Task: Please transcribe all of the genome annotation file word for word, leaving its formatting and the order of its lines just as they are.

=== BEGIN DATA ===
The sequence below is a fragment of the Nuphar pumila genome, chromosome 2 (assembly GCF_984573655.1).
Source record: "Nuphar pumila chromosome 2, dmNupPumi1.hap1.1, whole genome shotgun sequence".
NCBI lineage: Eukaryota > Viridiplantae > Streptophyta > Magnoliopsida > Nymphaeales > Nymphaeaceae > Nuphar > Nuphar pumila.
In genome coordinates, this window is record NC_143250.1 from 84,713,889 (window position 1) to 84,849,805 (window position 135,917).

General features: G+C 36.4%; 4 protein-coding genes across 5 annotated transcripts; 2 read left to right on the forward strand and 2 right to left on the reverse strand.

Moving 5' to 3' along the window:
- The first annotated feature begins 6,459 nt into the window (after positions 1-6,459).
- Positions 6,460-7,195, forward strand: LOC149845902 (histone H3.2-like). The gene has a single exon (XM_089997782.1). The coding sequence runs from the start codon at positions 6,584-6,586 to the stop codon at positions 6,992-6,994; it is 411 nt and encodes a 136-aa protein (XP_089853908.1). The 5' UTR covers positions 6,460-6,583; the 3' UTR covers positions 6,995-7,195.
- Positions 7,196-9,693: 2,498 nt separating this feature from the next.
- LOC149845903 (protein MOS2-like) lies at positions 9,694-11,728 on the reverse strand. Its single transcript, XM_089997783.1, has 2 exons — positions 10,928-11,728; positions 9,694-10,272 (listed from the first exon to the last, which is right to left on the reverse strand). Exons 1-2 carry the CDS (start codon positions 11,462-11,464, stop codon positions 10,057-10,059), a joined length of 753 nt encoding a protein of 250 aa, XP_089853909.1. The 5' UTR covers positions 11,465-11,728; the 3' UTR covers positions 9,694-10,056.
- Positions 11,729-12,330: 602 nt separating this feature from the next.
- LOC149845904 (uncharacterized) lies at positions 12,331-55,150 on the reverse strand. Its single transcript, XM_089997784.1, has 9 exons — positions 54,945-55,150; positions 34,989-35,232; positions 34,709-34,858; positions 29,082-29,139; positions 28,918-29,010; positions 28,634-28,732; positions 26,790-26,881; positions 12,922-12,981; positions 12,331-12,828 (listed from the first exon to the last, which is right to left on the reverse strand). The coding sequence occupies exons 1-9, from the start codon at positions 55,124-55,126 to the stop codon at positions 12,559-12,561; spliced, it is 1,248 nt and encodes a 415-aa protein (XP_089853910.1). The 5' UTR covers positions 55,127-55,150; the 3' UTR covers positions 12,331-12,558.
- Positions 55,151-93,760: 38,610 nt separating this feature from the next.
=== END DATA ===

The sequence below is a fragment of the Nuphar pumila genome, chromosome 2 (assembly GCF_984573655.1).
Source record: "Nuphar pumila chromosome 2, dmNupPumi1.hap1.1, whole genome shotgun sequence".
NCBI lineage: Eukaryota > Viridiplantae > Streptophyta > Magnoliopsida > Nymphaeales > Nymphaeaceae > Nuphar > Nuphar pumila.
In genome coordinates, this window is record NC_143250.1 from 84,713,889 (window position 1) to 84,849,805 (window position 135,917).

General features: G+C 36.4%; 4 protein-coding genes across 5 annotated transcripts; 2 read left to right on the forward strand and 2 right to left on the reverse strand.

Moving 5' to 3' along the window:
- The first annotated feature begins 6,459 nt into the window (after positions 1-6,459).
- Positions 6,460-7,195, forward strand: LOC149845902 (histone H3.2-like). The gene has a single exon (XM_089997782.1). The coding sequence runs from the start codon at positions 6,584-6,586 to the stop codon at positions 6,992-6,994; it is 411 nt and encodes a 136-aa protein (XP_089853908.1). The 5' UTR covers positions 6,460-6,583; the 3' UTR covers positions 6,995-7,195.
- Positions 7,196-9,693: 2,498 nt separating this feature from the next.
- LOC149845903 (protein MOS2-like) lies at positions 9,694-11,728 on the reverse strand. Its single transcript, XM_089997783.1, has 2 exons — positions 10,928-11,728; positions 9,694-10,272 (listed from the first exon to the last, which is right to left on the reverse strand). Exons 1-2 carry the CDS (start codon positions 11,462-11,464, stop codon positions 10,057-10,059), a joined length of 753 nt encoding a protein of 250 aa, XP_089853909.1. The 5' UTR covers positions 11,465-11,728; the 3' UTR covers positions 9,694-10,056.
- Positions 11,729-12,330: 602 nt separating this feature from the next.
- LOC149845904 (uncharacterized) lies at positions 12,331-55,150 on the reverse strand. Its single transcript, XM_089997784.1, has 9 exons — positions 54,945-55,150; positions 34,989-35,232; positions 34,709-34,858; positions 29,082-29,139; positions 28,918-29,010; positions 28,634-28,732; positions 26,790-26,881; positions 12,922-12,981; positions 12,331-12,828 (listed from the first exon to the last, which is right to left on the reverse strand). The coding sequence occupies exons 1-9, from the start codon at positions 55,124-55,126 to the stop codon at positions 12,559-12,561; spliced, it is 1,248 nt and encodes a 415-aa protein (XP_089853910.1). The 5' UTR covers positions 55,127-55,150; the 3' UTR covers positions 12,331-12,558.
- Positions 55,151-93,760: 38,610 nt separating this feature from the next.